Human Impact on Coral Reefs: How Tourism Can Help or Harm

How Does Human Pollution Affect Coral Reefs?

Human pollution is another symptom of overpopulation. It is the lack of waste management in place and education in regard to proper waste disposal practices. 

Thus, our coral reefs must endure the contamination of toxic substances (from improper waste disposal systems and irresponsible behavior), and the impact of marine plastic and microplastic pollution. Both of these directly and indirectly cause harm to marine life if ingested, and can add stress to already sensitive and threatened populations. 

Runoff in the form of enriched nutrients also harms coral reef ecosystems. This can lead to eutrophication and thus an increase in vegetation and algae, consequently blocking out essential UV rays to the reef and inhibiting the zooxanthellae from photosynthesizing. Amongst several cascading effects on other marine organisms, this will result in the death of zooxanthellae and their coral hosts. 

Human Impact on Coral Reefs: How Tourism Can Help or Harm

The Impact of Climate Change on Coral Reefs

Changes in ocean chemistry can also lead to acidification and coral bleaching. These are the impacts of anthropogenic climate change. 

The ocean is a carbon sink, meaning it sequesters carbon and regulates the greenhouse gases in our atmosphere. However, due to climate change, the ocean is absorbing more carbon and is becoming more acidic. This change in water pH is not favored by coral growth, and actually inhibits it. 

Furthermore, oxybenzone is a common ingredient in sunscreen lotions, and has been proven to contribute to ocean acidification. This is another example of irresponsible tourism and human behavior. 

Climate change has also altered the temperature of our oceans. Slight changes can stress the zooxanthellae into abandoning their coral hosts. As with eutrophication, without healthy zooxanthellae coral polyps will die. This is what causes coral bleaching – as the colors of the coral come from healthy polyps hosting healthy zooxanthellae. This is an occurrence that can be seen worldwide, however, seems to be the most drastic on the Great Barrier Reef. 

Hand in hand, ocean acidification, and coral bleaching create a feedback loop of an environment where corals die and struggle to regenerate. This can eventually lead to a collapse of the entire marine ecosystem.

Preservation and Conservation

Fortunately, there are conservation efforts in place aiming to preserve, protect, and educate the public about the importance of coral reefs and safeguarding the marine ecosystem.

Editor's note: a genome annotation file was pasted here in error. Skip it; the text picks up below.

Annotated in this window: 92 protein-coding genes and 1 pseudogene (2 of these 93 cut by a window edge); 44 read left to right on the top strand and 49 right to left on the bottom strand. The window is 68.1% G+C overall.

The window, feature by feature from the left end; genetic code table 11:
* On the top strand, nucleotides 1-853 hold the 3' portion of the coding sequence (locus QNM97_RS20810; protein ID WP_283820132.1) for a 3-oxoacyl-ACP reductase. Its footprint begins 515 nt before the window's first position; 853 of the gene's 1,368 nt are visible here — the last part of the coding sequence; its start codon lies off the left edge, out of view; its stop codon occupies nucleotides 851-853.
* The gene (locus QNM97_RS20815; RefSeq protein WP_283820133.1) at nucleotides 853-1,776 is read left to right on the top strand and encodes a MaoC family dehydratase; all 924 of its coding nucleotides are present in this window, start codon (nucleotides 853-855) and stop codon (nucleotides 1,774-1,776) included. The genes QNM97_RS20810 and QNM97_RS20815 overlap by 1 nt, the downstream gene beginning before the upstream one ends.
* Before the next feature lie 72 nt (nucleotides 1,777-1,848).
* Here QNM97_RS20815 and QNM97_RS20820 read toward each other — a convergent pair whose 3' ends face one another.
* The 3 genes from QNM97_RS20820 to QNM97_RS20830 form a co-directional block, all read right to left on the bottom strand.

Strategies such as sustainable eco-tourism is encouraged throughout the world’s coastal communities. This is especially effective as it provides an economically and environmentally sustainable source of income for people, and protects wild populations of fish and coral from being damaged and overexploited, whilst often providing an opportunity for education and the spreading of awareness regarding the importance of coral reefs. 

Getting tourists and communities interested in the ocean and its coral reefs also contributes to the benefits of citizen science, which can ultimately lead to new understandings of marine life, and thus help organizations advocate for species and area protection and conservation. 

Though we are still a long way off from protecting all of the world’s coral reefs, more conservation efforts are being made now than ever before, and awareness is spreading internationally. From reef restoration projects on the Great Barrier Reef to marine protected areas around the world, many are beginning to understand and advocate for the protection of coral reefs.

Tourism can be a force for good if people are respectful of the ocean and well-informed. Even though we have caused significant harm to marine ecosystems, there is still time to make a positive change, as expressed by marine scientist Sylvia Earle:

In a world that is rightly so concerned about climate change and the atmosphere, to be so ignorant and neglectful of our oceans is deeply troubling. However, … having woken up to this living disaster and having realized that there are limits to how much abuse we can inflict, it’s not too late to turn things around.

Sylvia Earle

Human Impact on Coral Reefs: How Tourism Can Help or Harm
Image Credit : OceanImageBank @MattCurnock_24